Review: Burnout 3: Takedown (Playstation 2)

In this review, car parts go flying in the Playstation 2 game Burnout 3: Takedown. We find out if this combat racing game is worth a play.

This game was released in 2004 and is the third in the series.

We are already growing quite familiar with this series. We first played the original Burnout game. That game got a pretty solid score. Next up, we tried Burnout 2: Point of Impact. That game impressively got an identical score. So, we thought we’d try the third in the series to see if this game continues to be a rather solid series.

The game does take things into a bit of a different direction than the previous games. While the race series is certainly there, the rout branches out in far more directions. In fact, there are so many ways you can tackle this game, it seems almost overwhelming at first. You start in North America and tackle a few races. From there, you begin to unlock not only new races, but also new continents. You’ll eventually take on races in Europe and Asia as well.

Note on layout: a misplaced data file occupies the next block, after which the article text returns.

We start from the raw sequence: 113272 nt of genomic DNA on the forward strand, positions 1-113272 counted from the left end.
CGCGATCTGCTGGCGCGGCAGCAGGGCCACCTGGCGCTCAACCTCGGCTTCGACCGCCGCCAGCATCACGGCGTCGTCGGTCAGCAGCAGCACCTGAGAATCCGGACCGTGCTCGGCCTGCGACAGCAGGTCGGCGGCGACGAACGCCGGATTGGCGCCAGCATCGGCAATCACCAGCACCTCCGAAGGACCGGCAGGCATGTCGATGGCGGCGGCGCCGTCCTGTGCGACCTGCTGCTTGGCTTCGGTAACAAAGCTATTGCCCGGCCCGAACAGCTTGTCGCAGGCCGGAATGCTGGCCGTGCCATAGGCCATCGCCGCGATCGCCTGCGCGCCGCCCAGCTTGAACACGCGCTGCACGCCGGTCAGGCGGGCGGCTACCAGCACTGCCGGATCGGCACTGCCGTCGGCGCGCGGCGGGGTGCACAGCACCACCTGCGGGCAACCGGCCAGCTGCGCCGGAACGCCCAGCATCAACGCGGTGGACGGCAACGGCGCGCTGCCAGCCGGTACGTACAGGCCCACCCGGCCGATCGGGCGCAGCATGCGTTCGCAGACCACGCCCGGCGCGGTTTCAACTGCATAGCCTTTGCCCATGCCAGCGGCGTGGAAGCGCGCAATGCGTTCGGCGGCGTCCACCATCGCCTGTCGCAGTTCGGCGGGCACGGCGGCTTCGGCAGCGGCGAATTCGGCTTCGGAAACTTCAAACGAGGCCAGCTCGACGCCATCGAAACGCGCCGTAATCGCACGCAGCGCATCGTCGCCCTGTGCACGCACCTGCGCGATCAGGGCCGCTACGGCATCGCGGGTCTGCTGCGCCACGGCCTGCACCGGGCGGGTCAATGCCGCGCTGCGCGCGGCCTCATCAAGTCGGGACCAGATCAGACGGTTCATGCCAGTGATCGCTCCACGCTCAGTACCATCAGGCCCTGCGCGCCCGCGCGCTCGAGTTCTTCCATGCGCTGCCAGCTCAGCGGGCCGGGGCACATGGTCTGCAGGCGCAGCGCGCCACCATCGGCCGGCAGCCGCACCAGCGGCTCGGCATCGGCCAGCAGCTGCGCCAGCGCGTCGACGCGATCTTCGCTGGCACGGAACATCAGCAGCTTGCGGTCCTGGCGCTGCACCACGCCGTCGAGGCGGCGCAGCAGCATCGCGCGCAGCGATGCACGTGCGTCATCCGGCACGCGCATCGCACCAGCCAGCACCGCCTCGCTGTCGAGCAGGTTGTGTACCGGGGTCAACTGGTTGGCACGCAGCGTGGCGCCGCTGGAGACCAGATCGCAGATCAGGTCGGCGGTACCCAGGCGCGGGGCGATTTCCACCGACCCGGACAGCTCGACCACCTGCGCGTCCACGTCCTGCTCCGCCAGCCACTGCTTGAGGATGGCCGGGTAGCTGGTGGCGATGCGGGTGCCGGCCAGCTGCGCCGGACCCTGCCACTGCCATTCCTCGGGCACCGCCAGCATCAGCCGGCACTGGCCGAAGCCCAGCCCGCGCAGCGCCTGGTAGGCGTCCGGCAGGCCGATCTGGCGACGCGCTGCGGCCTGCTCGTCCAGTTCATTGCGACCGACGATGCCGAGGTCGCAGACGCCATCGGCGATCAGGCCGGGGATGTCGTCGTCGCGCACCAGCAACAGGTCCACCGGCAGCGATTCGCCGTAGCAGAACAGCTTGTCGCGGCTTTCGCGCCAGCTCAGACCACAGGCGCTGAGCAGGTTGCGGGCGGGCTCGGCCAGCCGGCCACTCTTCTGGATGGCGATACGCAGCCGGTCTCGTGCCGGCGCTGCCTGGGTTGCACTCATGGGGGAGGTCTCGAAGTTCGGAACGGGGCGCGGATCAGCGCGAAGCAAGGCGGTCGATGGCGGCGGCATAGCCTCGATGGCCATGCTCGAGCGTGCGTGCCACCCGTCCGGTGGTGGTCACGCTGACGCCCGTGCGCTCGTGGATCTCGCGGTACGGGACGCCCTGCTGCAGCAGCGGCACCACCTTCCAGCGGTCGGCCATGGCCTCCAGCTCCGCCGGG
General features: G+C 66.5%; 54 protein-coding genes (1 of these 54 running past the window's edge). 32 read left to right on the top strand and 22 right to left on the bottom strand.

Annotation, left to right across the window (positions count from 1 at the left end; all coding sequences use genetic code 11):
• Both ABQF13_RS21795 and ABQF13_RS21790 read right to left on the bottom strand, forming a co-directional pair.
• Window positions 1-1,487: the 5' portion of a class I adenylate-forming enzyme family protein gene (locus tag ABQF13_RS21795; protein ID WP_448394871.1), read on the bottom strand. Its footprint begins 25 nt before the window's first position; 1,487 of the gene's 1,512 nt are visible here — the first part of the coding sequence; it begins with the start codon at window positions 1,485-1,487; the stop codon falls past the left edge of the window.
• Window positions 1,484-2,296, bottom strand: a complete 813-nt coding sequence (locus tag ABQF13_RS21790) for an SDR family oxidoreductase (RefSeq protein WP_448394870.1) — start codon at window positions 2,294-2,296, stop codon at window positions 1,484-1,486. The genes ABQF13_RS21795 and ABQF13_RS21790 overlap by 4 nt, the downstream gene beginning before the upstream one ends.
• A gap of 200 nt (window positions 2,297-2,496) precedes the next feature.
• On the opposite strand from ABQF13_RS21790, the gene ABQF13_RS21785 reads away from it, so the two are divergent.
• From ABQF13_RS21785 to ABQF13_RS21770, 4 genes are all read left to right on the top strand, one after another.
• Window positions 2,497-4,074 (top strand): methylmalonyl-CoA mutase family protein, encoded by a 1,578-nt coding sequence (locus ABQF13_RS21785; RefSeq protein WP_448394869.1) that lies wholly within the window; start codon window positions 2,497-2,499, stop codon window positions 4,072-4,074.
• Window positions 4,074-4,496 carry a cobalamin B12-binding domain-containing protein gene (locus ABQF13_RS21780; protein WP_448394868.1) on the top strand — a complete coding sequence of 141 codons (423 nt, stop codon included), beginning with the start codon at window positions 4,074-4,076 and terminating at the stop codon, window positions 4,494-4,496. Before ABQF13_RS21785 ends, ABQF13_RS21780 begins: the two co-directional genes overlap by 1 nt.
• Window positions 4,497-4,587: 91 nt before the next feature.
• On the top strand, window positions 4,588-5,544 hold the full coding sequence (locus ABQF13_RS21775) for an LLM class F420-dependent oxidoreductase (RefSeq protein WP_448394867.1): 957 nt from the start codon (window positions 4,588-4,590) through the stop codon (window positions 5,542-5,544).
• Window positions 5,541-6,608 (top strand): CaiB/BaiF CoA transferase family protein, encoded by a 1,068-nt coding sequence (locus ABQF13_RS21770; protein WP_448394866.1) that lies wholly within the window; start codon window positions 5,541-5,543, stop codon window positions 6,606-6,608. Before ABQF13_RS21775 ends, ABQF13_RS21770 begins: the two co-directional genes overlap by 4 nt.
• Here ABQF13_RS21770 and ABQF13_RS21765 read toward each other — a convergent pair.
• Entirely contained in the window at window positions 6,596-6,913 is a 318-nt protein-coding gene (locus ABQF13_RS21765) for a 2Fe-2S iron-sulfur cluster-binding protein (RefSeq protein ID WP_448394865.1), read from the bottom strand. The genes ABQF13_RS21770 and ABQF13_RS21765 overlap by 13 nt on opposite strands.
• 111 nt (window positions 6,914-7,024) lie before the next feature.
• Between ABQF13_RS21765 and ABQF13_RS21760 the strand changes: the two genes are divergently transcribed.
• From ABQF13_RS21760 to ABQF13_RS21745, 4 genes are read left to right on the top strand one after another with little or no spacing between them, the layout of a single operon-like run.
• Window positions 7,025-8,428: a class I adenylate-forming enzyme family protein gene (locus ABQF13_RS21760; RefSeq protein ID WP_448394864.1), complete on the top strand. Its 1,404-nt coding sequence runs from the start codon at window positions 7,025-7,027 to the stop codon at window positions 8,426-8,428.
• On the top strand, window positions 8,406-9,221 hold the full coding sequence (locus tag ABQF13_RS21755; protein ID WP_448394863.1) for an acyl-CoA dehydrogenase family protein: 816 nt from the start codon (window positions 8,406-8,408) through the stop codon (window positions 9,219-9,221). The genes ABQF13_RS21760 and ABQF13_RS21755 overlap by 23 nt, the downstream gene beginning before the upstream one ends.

Adding to the experience is a radio DJ who offers casual commentary throughout the races via Crash FM. It seems he is spinning the records for this particular game.

As for the races themselves, there are a number of different types. There is the preview lap which makes you take one lap around the circuit race. You race against the clock.

A second type of race is the normal race. Featured prominently in the previous game, in this game, you take on 5 other racers in a (typically, but not always) 3 lap race. First to cross the finish line wins.

A returning race is called Crash. Crash isn’t so much a race as it is a puzzle type event. The goal is to hit an intersection at the right angle and speed to cause the most expensive car pile up possible. Making things interesting are the item pickups. There is the bronze, silver, and gold coins. They are worth an additional $5,000, $10,000, and $20,000 respectively.

Additionally are the multipliers. There is the 2x, 4x, and the heartbreaker. These are not cumulative, but the 4x overrules the 2x and the heartbreaker overrules everything. 2x and 4x multiply your total wreck by that much. The heartbreaker, however, cuts your value in half. So, this is a pickup you want to avoid at all costs if you are hoping for a medal. As you progress through the different crash intersections, the 4x gradually becomes an absolute mandatory item pickup.